Arriving at Nairobi airport 45 minutes early, we could not find our airport transfer. I was so looking forward to the first time that I have ever walked into the arrival hall o see my name up in lights (or at least in texta). Nevertheless, we were eventually found and headed off to our hotel.

Or should I say mansion? Compared to the backpackers in Livimgstone (which was itself lovely), this place was incredible. Situated on the outskirts of Nairobi, it was a different planet all together. Set against a background of dust, smog, shanty towns and traffic was a tranquil garden my mother would have been proud of, a lagoon style pool and five top star restaurants. Being Australians, we jumped in the pool. Freezing, but had to be done.

We then settled down to a Kenyan style dinner. Not long after sitting down, the meat started coming from everywhere…beef, pork, turkey, goat, ostrich, camel, sausage, chicken. And it kept coming until we could eat no more. We were entertained by some amazing Kenyan dancing, including acrobatics and fire eating.

On our first real day in Kenya we visited the elephant orphanage, the giraffe park and the national museum. At the elephant orphanage, we saw tiny tiny tiny baby elephants from 14 months to 4 year olds, even getting to touch them.

At the giraffe park, we met and fed Ibraham the baby Rothschild giraffe. He literally licked the pallets out of your hands.

The national museum was uneventful, barring the power outage halfway through. Michael was in his element as the museum had one of the best collections of original early hominid fossils. I particularly enjoyed the history of Kenya that detailed how Kenya moved from 42 tribes through the British pre-colonial era and the British colonial era and finally to independence.

In 1890, after periods of Portuguese and Omani rule, Britain and Germany signed a pact that “handed over control” of what is now modern day Kenya to the Brits. Overtime, the increasing presence of Europeans began to stir dissent and develop cries for independence. When Britain decided to build a railway to what is now Uganda, the Africans created their first union movement and refused to assist, even though the slave trade was still rife. Britain had to request help from India with huge numbers of Indians brought to the country.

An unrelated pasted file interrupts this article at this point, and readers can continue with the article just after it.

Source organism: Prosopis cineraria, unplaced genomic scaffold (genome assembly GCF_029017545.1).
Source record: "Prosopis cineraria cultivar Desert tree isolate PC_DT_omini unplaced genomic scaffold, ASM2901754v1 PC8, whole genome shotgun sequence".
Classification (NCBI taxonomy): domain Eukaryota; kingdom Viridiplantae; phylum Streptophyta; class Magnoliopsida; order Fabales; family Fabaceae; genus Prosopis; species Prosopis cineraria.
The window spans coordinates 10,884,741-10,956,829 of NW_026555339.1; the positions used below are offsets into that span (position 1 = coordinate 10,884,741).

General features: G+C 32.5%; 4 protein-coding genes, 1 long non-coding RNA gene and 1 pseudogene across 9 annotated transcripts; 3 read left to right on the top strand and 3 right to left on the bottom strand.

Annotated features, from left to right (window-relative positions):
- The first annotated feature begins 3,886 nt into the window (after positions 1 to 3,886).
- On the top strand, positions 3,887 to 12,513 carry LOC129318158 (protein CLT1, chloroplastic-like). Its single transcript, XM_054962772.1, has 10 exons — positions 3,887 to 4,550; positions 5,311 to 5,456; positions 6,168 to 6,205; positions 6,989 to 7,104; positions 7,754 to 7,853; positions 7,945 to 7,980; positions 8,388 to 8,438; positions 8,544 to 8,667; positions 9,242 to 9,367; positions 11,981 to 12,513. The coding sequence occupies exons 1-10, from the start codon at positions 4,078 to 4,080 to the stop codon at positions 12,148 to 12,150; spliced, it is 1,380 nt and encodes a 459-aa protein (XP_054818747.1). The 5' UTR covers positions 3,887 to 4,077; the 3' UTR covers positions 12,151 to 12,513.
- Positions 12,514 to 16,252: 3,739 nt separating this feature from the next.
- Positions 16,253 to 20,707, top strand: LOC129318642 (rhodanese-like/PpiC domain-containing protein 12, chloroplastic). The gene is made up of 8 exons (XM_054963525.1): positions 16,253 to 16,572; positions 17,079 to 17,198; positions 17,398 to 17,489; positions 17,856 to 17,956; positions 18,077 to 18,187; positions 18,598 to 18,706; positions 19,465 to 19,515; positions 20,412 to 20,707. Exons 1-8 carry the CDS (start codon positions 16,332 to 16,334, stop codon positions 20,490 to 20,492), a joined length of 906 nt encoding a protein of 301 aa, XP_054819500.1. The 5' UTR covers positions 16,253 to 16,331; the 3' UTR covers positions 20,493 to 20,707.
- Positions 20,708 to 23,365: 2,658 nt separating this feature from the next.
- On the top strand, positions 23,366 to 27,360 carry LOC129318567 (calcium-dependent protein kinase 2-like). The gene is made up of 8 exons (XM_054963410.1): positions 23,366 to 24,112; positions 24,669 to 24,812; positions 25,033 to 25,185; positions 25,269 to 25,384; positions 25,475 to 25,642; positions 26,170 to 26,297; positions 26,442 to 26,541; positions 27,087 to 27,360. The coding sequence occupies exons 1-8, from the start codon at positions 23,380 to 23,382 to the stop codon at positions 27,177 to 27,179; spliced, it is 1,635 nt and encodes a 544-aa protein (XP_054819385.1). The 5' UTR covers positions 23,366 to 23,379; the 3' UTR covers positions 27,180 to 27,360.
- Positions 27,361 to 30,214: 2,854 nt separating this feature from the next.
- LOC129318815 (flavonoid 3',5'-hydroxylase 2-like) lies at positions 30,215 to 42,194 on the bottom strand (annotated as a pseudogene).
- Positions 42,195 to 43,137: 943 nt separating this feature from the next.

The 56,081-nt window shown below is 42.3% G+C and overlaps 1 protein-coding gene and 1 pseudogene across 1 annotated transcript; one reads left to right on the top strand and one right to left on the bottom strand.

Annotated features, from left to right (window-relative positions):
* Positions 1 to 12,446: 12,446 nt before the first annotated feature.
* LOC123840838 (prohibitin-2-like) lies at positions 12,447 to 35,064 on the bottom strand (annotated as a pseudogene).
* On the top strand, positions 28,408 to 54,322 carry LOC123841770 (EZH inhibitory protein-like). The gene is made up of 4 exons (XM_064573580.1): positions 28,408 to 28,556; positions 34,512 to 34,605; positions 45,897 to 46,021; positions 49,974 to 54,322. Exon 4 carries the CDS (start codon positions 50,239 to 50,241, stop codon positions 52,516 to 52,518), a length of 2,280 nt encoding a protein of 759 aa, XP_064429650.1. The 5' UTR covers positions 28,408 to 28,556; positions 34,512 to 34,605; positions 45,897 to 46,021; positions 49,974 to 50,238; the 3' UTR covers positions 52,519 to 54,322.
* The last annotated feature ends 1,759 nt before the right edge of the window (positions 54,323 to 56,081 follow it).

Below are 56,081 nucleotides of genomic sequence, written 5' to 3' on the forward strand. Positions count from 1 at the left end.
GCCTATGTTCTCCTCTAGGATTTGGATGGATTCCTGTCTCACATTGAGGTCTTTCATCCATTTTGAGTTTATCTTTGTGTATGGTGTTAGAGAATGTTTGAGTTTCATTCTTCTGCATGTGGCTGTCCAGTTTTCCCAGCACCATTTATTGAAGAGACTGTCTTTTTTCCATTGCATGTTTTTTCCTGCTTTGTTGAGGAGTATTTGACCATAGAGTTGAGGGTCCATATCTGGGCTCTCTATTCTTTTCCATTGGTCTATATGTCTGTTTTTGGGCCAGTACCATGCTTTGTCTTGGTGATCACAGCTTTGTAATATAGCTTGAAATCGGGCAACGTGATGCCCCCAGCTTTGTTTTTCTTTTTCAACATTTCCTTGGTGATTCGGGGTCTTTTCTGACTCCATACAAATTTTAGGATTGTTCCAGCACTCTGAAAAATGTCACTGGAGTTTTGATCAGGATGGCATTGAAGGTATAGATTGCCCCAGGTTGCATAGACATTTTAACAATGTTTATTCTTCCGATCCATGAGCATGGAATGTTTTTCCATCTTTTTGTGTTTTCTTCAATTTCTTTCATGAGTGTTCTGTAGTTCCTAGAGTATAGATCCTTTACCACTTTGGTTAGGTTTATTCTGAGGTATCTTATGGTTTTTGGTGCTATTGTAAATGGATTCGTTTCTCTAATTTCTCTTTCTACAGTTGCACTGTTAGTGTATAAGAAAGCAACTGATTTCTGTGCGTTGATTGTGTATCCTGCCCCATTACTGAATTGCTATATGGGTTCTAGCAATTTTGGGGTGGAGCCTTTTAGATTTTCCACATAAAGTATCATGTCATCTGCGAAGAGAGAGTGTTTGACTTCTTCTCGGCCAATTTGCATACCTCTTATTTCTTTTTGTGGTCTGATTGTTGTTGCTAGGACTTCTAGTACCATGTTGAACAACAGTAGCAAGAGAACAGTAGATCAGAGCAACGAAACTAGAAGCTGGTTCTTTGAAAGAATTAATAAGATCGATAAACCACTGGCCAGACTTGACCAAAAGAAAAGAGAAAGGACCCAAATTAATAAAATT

The most famous of the independence movements was the Mau Mau movement, developed to drive the white settlers out forever. The leader of the union movement, Jomo Kenyatta was jailed as attacks on livestock and Kenyan collaborators began to occur. When released in 1959, he continued his request and eventually the Kenyan Brits agreed. A coalition government was formed in May 1963 and abandoned in December 1963, when Kenyatta became the first Kenyan president.

He ruled for several years until his death, when his second in command took over and slowly changed the government from an imperial state to a ‘personal’ state, ensuring that all major positions reported directly to him, removing the right for opposition parties to contest elections and bringing in high levels of corruption. Eventually, this too led to resistance and in 2002 the second presidency ended. The third and current president has campaigned against corruption and it is slowly decreasing. New elections for the fourth president are to be held in two weeks, as evidenced by the many posters and decorated trucks across the country at the moment.

Heading home from the museum, we enjoyed a marvellous Japanese meal and went to bed ready for the first day of our safari trough Kenya and Tanzania.